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United Collection Bureau Misleading or Deceptive Collection Letter FDCPA Class Action

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Letters D-E-B-T with Ladder Against D

The complaint for this class action takes United Collection Bureau (UCB) to task for violating the Fair Debt Collection Practices Act (FDCPA), but unfortunately it is not specific as to the respect in which the company has violated the law.

The class for this action is all natural persons who received a letter from UCB, dated between June 26, 2017 and the present, trying to collect a consumer debt, in a form materially identical or substantially similar to Exhibit A in this case.

Loretta A. Allberry alledgedly owes a consumer debt incurred via a Citibank credit card, for personal, family, or household expenses. When the debt became past due, it seems to have been transferred to UCB for collection.

In an effort to collect the debt, UCB sent a letter to Allberry on June 26, 2017. This is attached to the complaint as Exhibit A.

The FDCPA has strict requirements pertaining to information that must be given to consumers, either in a debt collector’s initial contact with them or within five days thereafter. These include such things as the name of the current creditor and the consumer’s right to dispute the debt or any part of it. Unfortunately, the complaint does not detail exactly how the letter violates the FDCPA.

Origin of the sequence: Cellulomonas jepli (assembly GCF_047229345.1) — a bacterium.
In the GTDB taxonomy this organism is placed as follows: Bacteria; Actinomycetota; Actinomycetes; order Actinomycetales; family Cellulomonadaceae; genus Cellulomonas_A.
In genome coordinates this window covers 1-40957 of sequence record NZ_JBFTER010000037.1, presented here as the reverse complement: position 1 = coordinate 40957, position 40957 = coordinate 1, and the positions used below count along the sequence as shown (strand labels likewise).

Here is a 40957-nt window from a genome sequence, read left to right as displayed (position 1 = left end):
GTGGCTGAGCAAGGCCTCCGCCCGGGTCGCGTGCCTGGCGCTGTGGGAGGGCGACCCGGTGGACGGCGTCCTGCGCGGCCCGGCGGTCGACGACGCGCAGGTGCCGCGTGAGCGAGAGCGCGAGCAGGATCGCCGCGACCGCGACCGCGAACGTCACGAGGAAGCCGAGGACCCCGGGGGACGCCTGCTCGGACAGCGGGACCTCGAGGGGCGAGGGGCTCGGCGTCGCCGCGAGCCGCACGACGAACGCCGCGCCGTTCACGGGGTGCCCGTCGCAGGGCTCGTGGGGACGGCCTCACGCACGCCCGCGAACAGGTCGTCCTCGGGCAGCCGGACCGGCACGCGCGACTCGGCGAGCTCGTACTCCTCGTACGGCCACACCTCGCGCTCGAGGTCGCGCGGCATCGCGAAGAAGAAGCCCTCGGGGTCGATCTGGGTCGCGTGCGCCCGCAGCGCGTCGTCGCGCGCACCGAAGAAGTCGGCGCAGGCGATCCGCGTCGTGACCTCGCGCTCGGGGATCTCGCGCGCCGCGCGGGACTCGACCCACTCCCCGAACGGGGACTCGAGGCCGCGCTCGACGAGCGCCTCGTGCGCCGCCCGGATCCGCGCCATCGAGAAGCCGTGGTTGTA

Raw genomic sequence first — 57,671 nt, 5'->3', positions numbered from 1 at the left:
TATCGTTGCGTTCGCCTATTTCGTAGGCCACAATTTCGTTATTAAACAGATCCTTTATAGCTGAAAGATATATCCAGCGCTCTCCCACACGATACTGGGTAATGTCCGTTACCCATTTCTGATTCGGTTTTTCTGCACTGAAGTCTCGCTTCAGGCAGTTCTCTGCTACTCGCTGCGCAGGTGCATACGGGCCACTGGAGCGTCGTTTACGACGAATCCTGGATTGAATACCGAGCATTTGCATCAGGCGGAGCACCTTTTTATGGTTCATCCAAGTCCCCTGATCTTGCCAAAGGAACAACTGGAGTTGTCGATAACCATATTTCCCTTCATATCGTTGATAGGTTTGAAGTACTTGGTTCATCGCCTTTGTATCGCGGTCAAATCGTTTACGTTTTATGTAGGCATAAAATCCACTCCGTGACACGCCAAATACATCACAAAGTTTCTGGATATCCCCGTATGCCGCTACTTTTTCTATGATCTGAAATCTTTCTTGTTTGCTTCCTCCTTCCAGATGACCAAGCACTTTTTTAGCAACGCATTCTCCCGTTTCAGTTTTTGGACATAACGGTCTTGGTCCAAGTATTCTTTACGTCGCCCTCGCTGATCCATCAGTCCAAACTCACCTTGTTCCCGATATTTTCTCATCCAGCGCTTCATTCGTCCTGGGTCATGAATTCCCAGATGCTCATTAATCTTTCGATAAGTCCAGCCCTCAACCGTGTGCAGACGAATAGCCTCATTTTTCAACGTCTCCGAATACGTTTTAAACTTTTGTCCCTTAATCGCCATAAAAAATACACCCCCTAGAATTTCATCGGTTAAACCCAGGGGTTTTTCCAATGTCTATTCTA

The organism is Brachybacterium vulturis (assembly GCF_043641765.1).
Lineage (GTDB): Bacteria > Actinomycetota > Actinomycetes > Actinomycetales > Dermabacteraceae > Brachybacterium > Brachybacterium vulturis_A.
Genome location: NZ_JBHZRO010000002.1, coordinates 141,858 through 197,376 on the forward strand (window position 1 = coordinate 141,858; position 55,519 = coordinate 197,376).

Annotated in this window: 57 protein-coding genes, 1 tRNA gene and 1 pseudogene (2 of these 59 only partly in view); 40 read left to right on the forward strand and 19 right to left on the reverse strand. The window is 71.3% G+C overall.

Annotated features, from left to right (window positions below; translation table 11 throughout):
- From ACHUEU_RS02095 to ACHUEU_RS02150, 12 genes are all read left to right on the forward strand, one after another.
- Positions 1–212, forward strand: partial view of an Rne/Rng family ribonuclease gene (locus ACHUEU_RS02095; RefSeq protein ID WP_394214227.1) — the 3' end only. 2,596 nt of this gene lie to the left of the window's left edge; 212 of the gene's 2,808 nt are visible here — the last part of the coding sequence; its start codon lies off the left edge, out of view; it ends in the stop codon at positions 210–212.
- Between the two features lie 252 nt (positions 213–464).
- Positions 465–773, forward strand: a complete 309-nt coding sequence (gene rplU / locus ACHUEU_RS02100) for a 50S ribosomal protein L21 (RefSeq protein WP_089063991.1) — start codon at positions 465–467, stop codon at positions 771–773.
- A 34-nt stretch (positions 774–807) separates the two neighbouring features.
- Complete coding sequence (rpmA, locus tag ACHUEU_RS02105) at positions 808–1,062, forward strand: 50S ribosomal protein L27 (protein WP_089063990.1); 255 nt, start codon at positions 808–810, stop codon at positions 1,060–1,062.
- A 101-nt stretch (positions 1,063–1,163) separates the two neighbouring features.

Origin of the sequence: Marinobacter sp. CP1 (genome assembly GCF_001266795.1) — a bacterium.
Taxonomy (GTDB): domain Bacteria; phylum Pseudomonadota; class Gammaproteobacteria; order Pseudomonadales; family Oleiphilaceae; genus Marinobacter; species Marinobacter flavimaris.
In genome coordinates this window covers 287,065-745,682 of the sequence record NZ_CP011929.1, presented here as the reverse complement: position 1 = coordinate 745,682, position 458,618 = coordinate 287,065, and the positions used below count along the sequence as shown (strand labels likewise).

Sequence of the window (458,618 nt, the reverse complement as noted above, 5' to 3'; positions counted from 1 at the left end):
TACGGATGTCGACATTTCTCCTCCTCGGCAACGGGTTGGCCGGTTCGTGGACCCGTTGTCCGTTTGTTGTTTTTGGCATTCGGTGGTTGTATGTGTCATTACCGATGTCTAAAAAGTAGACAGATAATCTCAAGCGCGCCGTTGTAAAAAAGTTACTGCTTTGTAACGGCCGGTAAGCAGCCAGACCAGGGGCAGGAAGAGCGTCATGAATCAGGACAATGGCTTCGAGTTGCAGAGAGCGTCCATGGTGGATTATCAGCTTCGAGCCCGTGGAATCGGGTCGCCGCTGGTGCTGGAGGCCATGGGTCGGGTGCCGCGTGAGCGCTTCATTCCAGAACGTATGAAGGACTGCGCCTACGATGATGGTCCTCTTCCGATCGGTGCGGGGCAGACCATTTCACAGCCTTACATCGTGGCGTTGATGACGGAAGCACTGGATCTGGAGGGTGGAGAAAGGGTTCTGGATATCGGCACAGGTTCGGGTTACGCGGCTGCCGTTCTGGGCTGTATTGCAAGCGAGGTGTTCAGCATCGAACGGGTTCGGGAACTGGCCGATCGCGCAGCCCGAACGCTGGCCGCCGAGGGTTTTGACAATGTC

The complaint does cite 15 USC § 1692g(a)(1). This part of the law reads, “(a) Notice of debt. Within five days after the initial communication with a consumer in connection with the collection of any debt, a debt collector shall, unless the following information is contained in the initial communication or the consumer has paid the debt, send the consumer a written notice containing—

“(1) the amount of the debt…”

Examination of the letter shows a “New Balance,” a “Minimum Payment Due,” and a warning that interest or other charges may be added to the balance, so that “the amount due on the day you pay may be greater” than the amount in the letter.

The issue might be that no further interest or charges are being added to the debt. The complaint calls the letter a “false, deceptive or misleading means” for collecting a debt. Perhaps we will have to wait for the jury trial or a settlement for the allegations behind the complaint to be fully explained. 

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